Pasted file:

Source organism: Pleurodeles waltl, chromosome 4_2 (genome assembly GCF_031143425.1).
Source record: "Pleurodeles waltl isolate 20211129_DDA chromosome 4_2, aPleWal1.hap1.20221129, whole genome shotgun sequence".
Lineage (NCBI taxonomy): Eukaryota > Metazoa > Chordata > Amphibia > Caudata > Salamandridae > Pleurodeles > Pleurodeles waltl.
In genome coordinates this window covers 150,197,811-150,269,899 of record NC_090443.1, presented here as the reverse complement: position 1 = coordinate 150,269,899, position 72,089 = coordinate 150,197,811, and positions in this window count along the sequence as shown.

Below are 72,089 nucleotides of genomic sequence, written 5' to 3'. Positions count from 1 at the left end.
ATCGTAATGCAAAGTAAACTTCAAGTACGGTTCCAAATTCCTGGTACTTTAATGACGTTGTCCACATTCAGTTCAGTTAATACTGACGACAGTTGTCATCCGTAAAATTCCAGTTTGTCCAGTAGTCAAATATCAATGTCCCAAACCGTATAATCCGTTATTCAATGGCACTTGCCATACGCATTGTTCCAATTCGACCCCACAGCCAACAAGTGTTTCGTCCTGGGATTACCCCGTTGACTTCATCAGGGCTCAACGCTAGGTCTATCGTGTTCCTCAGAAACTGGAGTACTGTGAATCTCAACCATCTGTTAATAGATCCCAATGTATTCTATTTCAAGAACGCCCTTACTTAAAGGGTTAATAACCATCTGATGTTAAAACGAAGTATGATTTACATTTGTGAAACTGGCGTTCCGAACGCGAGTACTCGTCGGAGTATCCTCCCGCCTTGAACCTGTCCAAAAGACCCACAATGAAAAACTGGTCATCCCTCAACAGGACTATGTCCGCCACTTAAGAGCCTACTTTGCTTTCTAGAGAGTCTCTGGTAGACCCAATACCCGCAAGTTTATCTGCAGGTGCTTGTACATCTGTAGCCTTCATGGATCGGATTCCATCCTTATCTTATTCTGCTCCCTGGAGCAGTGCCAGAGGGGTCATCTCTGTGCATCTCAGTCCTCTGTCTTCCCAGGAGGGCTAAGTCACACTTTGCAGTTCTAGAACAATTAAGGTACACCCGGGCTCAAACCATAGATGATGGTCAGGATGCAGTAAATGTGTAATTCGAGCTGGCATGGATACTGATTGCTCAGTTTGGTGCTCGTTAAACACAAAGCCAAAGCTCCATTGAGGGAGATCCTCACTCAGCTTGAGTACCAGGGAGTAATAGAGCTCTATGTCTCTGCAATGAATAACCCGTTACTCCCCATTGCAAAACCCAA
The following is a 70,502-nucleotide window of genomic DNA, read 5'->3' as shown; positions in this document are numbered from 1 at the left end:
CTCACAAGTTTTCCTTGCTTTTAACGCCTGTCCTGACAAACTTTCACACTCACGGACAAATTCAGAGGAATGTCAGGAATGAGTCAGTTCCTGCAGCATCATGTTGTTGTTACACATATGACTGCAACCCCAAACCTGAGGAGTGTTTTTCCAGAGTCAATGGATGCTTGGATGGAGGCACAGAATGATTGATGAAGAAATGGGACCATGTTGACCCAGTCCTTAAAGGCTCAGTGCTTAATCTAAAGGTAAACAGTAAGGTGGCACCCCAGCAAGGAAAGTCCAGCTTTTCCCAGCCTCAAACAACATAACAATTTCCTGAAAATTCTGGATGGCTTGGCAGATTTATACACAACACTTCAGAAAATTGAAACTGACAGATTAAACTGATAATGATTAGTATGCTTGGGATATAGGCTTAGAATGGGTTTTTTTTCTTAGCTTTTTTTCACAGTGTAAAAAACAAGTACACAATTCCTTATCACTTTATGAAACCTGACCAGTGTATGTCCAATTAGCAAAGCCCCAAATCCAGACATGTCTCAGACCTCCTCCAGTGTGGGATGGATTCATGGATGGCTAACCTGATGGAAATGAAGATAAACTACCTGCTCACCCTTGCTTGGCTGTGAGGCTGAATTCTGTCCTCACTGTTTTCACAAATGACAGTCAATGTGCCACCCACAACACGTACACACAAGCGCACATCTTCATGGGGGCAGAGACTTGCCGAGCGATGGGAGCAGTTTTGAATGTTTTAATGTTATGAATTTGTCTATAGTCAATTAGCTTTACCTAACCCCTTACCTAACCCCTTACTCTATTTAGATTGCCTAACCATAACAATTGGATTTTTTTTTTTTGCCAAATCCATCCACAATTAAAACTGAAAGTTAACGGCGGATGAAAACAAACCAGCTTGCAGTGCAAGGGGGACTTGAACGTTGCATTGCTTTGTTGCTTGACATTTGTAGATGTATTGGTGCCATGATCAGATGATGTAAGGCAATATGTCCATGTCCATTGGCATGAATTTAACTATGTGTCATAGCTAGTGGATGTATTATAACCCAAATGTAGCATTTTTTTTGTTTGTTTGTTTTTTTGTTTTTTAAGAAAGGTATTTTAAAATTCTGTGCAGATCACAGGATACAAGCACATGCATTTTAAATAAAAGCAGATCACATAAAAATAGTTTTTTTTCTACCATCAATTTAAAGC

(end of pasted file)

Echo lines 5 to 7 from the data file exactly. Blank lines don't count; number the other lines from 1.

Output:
Below are 72,089 nucleotides of genomic sequence, written 5' to 3'. Positions count from 1 at the left end.
ATCGTAATGCAAAGTAAACTTCAAGTACGGTTCCAAATTCCTGGTACTTTAATGACGTTGTCCACATTCAGTTCAGTTAATACTGACGACAGTTGTCATCCGTAAAATTCCAGTTTGTCCAGTAGTCAAATATCAATGTCCCAAACCGTATAATCCGTTATTCAATGGCACTTGCCATACGCATTGTTCCAATTCGACCCCACAGCCAACAAGTGTTTCGTCCTGGGATTACCCCGTTGACTTCATCAGGGCTCAACGCTAGGTCTATCGTGTTCCTCAGAAACTGGAGTACTGTGAATCTCAACCATCTGTTAATAGATCCCAATGTATTCTATTTCAAGAACGCCCTTACTTAAAGGGTTAATAACCATCTGATGTTAAAACGAAGTATGATTTACATTTGTGAAACTGGCGTTCCGAACGCGAGTACTCGTCGGAGTATCCTCCCGCCTTGAACCTGTCCAAAAGACCCACAATGAAAAACTGGTCATCCCTCAACAGGACTATGTCCGCCACTTAAGAGCCTACTTTGCTTTCTAGAGAGTCTCTGGTAGACCCAATACCCGCAAGTTTATCTGCAGGTGCTTGTACATCTGTAGCCTTCATGGATCGGATTCCATCCTTATCTTATTCTGCTCCCTGGAGCAGTGCCAGAGGGGTCATCTCTGTGCATCTCAGTCCTCTGTCTTCCCAGGAGGGCTAAGTCACACTTTGCAGTTCTAGAACAATTAAGGTACACCCGGGCTCAAACCATAGATGATGGTCAGGATGCAGTAAATGTGTAATTCGAGCTGGCATGGATACTGATTGCTCAGTTTGGTGCTCGTTAAACACAAAGCCAAAGCTCCATTGAGGGAGATCCTCACTCAGCTTGAGTACCAGGGAGTAATAGAGCTCTATGTCTCTGCAATGAATAACCCGTTACTCCCCATTGCAAAACCCAA
The following is a 70,502-nucleotide window of genomic DNA, read 5'->3' as shown; positions in this document are numbered from 1 at the left end: